code at the last minute decided to delay.

 The more I think about it, the more I think that our absolute top goal
 should be to maintain a stable API for as long as we can reasonably do
 so.  I believe that's what is best for our users.  I think if you gave
 people a choice, they would prefer an inconsistent API that works for
 years over dealing with non-backwards compatible jumps to get a nicer
 looking one.
 
 The v3 API and its unit tests are roughly 25k lines of code.  This
 also doesn't include the changes necessary in novaclient or tempest.
 That's just *our* code.  It explodes out from there into every SDK,
 and then end user apps.  This should not be taken lightly.

So the v2 API and its unit tests are around 43k LOC. And this is even
with the v3 API having more tests for the better input validation we do.

Just taking this down to burden in terms of LOC (and this may be one
of the worst metrics ever). If we proceeded with the v3 API and
maintained the V2 API for say 4 cycles, thats and extra burden of 100k
LOC compared to just doing the v2 API. But we'd pay that off in just 2
and a bit cycles once the the v2 API is removed because we'd now be
maintaining around 25k LOC instead of 43k LOC.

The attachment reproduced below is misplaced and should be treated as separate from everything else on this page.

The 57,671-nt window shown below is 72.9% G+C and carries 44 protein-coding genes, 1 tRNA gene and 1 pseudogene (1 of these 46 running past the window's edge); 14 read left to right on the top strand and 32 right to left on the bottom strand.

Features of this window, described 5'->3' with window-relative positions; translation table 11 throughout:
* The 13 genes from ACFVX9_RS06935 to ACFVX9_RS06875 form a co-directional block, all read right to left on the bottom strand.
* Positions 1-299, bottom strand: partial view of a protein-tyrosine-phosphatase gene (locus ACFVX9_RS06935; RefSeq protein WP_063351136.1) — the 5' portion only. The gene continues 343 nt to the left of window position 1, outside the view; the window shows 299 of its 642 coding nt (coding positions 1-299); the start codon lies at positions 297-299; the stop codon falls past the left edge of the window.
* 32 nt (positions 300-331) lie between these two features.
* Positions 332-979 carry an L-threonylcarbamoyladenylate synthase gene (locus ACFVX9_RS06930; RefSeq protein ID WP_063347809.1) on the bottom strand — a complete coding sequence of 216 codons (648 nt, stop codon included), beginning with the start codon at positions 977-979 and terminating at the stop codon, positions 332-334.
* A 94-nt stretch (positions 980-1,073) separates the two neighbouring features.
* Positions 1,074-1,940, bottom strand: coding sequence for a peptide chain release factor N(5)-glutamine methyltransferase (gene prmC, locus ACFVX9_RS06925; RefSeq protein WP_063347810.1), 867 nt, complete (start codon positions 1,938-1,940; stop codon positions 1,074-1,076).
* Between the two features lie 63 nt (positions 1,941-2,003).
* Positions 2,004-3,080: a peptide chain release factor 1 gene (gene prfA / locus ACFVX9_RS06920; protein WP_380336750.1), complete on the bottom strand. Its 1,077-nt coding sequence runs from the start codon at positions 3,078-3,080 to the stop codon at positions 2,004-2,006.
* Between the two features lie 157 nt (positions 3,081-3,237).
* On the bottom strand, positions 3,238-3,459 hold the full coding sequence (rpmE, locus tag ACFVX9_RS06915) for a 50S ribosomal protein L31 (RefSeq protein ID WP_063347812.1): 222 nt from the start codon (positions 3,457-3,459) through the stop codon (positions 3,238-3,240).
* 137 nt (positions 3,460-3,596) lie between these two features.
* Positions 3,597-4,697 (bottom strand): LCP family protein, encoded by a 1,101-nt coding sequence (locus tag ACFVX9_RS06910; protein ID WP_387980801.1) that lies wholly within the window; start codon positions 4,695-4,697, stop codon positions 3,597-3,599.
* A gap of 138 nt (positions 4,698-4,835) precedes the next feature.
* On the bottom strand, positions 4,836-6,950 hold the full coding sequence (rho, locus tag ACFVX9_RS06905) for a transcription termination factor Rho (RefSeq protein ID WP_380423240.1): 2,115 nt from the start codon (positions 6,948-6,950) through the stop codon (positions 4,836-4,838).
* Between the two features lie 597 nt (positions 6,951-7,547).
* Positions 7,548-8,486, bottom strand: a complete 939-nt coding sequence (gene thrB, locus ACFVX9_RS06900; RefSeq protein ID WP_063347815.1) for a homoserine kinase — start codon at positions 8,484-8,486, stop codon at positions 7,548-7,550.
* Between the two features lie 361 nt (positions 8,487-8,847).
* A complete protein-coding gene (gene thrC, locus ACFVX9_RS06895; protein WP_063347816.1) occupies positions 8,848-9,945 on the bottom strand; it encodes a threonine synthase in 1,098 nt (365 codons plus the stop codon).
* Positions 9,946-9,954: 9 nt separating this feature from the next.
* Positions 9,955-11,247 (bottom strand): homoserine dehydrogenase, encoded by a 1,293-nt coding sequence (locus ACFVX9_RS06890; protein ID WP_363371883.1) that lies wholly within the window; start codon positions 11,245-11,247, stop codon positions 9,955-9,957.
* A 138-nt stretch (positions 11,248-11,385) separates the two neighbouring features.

If it's a case of wanting to be more strict, some would argue that the
 current behavior isn't so bad (see robustness principle [1]):
 
 Be conservative in what you do, be liberal in what you accept
 from others (often reworded as Be conservative in what you send, be
 liberal in what you accept).

Sometimes the problem is that people send extraneous data and they're
never told that what they're doing is wrong. But really no harm
caused, everything still works. I'm sure there are plenty of examples
of this happening. 

But the bigger issue around input validation being too lax is
that people send optional parameters (perhaps with a typo, or perhaps
simply in the wrong place) and the API layer quietly ignores them. The
users think they've requested some behaviour, the API says yep,
sure!, but it doesn't actually do what they want. We've even seen
this sort of thing in our api samples which automatically flows through
to our documentation!

 There's a decent counter argument to this, too.  However, I still fall
 back on it being best to just not break existing clients above all
 else.

I agree, we shouldn't break existing clients - within a major version.
That's why we need to make API rev.

  - The V3 API as-is has:
- lower maintenance